Malnourished monk seals to be treated at new Kailua-Kona hospital

Scientists from the National Marine Fisheries Service are heading to Hawaii Island from a mission in the Northwestern Hawaiian Islands.

They’re bringing back four sick monk seals to be treated at The Marine Mammal Center’s new Hawaiian monk seal hospital in Kailua-Kona.

The $3.2 million facility is called Ke Kai Ola, or The Healing Sea, and was built just to help save this species.

“Up until now, we’ve run into a lot of seals particularly in the Northwestern Hawaiian Islands that are starving and that we think are doing to die and we’ve had to turn our backs and walk away from them because we haven’t had the facility to care for them,” said Rachel Sprague, NOAA Fisheries Service.

Scientists say the seals — two yearling females, one female weaned pup and one male weaned pup — are malnourished and would have died if left alone.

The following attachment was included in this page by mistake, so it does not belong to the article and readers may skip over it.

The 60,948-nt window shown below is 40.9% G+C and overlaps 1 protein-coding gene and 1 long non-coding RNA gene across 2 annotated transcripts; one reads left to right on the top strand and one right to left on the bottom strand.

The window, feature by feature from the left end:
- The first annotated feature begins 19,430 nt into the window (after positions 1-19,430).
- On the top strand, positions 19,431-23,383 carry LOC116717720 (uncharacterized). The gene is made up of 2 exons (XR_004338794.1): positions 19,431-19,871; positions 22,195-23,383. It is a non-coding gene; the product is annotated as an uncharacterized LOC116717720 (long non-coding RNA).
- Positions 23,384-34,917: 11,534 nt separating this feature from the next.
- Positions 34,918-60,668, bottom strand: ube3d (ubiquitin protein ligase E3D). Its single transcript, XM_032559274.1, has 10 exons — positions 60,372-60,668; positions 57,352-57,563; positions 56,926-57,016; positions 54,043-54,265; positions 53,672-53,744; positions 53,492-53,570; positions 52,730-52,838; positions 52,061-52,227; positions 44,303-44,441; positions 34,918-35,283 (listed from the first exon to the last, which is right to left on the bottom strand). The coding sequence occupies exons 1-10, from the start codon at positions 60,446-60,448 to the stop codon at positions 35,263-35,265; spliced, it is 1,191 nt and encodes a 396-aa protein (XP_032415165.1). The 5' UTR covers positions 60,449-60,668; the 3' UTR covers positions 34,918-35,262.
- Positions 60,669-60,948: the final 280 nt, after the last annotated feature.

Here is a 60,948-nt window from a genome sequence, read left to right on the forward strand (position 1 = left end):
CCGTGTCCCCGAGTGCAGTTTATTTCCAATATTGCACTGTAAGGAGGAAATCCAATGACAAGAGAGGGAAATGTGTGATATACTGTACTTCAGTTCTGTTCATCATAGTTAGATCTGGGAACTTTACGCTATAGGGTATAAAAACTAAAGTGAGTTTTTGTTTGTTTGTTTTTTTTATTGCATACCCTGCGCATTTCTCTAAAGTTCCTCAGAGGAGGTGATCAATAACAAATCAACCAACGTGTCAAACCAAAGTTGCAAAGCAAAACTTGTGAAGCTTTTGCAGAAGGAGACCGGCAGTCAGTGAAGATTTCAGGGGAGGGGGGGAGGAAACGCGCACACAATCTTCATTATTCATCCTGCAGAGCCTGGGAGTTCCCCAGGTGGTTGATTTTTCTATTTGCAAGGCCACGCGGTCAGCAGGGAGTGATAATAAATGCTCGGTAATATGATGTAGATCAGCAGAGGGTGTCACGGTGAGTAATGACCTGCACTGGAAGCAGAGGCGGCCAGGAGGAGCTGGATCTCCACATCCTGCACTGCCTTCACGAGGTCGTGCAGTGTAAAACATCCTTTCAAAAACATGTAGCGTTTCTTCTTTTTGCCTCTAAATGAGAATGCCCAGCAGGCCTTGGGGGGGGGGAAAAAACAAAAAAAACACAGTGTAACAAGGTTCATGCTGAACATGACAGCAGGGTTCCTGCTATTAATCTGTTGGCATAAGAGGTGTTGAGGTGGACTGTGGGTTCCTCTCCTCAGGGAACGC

Instead, they will be the hospital’s inaugural patients, and will be cared for over the next two months before being returned to the Northwestern Hawaiian Islands.

Doctors and volunteers will feed them high-protein fish shakes. (Watch the video to see how they do it!)

While the hospital will not be open to the public, the center will ultimately conduct public outreach programs to provide education about Hawaiian monk seals and conservation efforts.

“We built this hospital to help save a species,” says Dr. Shawn Johnson, director of veterinary science at The Marine Mammal Center. “Now that we have opened Ke Kai Ola’s doors to our first patients, we can focus on providing vital care for this critically endangered and iconic marine mammal species.”

Feeding a malnourished seal (Photo: NOAA)
Feeding a malnourished seal (Photo: NOAA)
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